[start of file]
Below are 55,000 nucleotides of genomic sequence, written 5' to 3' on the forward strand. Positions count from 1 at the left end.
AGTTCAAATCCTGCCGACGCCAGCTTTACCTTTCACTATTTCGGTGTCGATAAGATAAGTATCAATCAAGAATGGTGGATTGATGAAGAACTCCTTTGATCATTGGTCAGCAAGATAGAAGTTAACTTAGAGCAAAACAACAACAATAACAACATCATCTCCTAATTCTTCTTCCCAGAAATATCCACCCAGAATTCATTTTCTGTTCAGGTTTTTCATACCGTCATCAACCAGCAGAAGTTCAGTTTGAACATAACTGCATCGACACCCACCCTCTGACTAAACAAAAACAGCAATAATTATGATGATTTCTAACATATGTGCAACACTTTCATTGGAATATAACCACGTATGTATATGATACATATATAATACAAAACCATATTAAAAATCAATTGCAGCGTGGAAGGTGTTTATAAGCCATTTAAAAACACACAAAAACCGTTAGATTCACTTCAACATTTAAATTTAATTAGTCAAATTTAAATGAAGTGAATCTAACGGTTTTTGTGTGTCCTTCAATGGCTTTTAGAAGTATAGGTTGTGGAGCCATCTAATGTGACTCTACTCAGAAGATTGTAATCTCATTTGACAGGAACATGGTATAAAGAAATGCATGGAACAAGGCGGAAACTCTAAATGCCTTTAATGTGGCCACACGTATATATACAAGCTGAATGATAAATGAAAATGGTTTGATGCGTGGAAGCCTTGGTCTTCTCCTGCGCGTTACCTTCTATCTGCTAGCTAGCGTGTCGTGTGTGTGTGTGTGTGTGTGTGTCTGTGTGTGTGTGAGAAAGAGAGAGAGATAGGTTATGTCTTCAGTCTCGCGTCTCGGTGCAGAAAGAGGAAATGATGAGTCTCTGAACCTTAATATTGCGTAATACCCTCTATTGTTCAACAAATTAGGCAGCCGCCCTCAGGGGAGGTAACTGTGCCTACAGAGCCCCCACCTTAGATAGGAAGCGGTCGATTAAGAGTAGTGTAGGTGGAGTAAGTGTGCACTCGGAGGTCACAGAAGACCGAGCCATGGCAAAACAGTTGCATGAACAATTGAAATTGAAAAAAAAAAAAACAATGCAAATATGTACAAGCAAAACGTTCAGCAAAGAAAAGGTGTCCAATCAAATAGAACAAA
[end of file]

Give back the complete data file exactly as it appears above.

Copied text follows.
Below are 55,000 nucleotides of genomic sequence, written 5' to 3' on the forward strand. Positions count from 1 at the left end.
AGTTCAAATCCTGCCGACGCCAGCTTTACCTTTCACTATTTCGGTGTCGATAAGATAAGTATCAATCAAGAATGGTGGATTGATGAAGAACTCCTTTGATCATTGGTCAGCAAGATAGAAGTTAACTTAGAGCAAAACAACAACAATAACAACATCATCTCCTAATTCTTCTTCCCAGAAATATCCACCCAGAATTCATTTTCTGTTCAGGTTTTTCATACCGTCATCAACCAGCAGAAGTTCAGTTTGAACATAACTGCATCGACACCCACCCTCTGACTAAACAAAAACAGCAATAATTATGATGATTTCTAACATATGTGCAACACTTTCATTGGAATATAACCACGTATGTATATGATACATATATAATACAAAACCATATTAAAAATCAATTGCAGCGTGGAAGGTGTTTATAAGCCATTTAAAAACACACAAAAACCGTTAGATTCACTTCAACATTTAAATTTAATTAGTCAAATTTAAATGAAGTGAATCTAACGGTTTTTGTGTGTCCTTCAATGGCTTTTAGAAGTATAGGTTGTGGAGCCATCTAATGTGACTCTACTCAGAAGATTGTAATCTCATTTGACAGGAACATGGTATAAAGAAATGCATGGAACAAGGCGGAAACTCTAAATGCCTTTAATGTGGCCACACGTATATATACAAGCTGAATGATAAATGAAAATGGTTTGATGCGTGGAAGCCTTGGTCTTCTCCTGCGCGTTACCTTCTATCTGCTAGCTAGCGTGTCGTGTGTGTGTGTGTGTGTGTGTGTCTGTGTGTGTGTGAGAAAGAGAGAGAGATAGGTTATGTCTTCAGTCTCGCGTCTCGGTGCAGAAAGAGGAAATGATGAGTCTCTGAACCTTAATATTGCGTAATACCCTCTATTGTTCAACAAATTAGGCAGCCGCCCTCAGGGGAGGTAACTGTGCCTACAGAGCCCCCACCTTAGATAGGAAGCGGTCGATTAAGAGTAGTGTAGGTGGAGTAAGTGTGCACTCGGAGGTCACAGAAGACCGAGCCATGGCAAAACAGTTGCATGAACAATTGAAATTGAAAAAAAAAAAAACAATGCAAATATGTACAAGCAAAACGTTCAGCAAAGAAAAGGTGTCCAATCAAATAGAACAAA